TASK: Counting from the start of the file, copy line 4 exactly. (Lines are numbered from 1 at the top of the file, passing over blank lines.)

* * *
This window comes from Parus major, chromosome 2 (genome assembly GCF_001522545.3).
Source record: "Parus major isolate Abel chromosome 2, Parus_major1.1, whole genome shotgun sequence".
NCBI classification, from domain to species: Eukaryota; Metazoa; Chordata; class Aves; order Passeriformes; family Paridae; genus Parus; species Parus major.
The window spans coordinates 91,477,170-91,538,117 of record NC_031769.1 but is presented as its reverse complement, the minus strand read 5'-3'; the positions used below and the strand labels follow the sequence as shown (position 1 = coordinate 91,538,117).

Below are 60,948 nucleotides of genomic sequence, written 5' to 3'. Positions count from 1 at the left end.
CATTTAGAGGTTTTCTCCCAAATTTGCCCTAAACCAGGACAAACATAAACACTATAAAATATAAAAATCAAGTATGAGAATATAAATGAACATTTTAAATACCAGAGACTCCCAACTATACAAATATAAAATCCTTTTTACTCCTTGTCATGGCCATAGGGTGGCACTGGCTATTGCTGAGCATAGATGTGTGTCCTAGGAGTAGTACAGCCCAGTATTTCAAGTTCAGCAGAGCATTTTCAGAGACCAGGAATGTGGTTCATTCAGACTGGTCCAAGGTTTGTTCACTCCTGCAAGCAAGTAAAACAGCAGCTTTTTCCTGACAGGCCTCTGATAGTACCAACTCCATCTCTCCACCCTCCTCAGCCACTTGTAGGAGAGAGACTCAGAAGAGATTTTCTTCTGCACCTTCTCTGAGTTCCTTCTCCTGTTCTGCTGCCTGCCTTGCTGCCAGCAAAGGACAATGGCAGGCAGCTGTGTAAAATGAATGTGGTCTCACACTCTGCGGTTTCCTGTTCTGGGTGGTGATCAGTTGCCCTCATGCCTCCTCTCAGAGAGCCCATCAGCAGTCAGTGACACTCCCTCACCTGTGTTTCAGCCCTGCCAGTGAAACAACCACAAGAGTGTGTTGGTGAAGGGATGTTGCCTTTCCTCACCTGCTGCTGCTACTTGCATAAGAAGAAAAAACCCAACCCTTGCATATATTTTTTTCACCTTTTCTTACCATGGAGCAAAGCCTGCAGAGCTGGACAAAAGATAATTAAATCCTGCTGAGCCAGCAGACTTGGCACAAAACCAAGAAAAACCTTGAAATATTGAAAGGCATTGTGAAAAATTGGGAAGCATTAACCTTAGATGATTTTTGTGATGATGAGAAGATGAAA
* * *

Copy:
The window spans coordinates 91,477,170-91,538,117 of record NC_031769.1 but is presented as its reverse complement, the minus strand read 5'-3'; the positions used below and the strand labels follow the sequence as shown (position 1 = coordinate 91,538,117).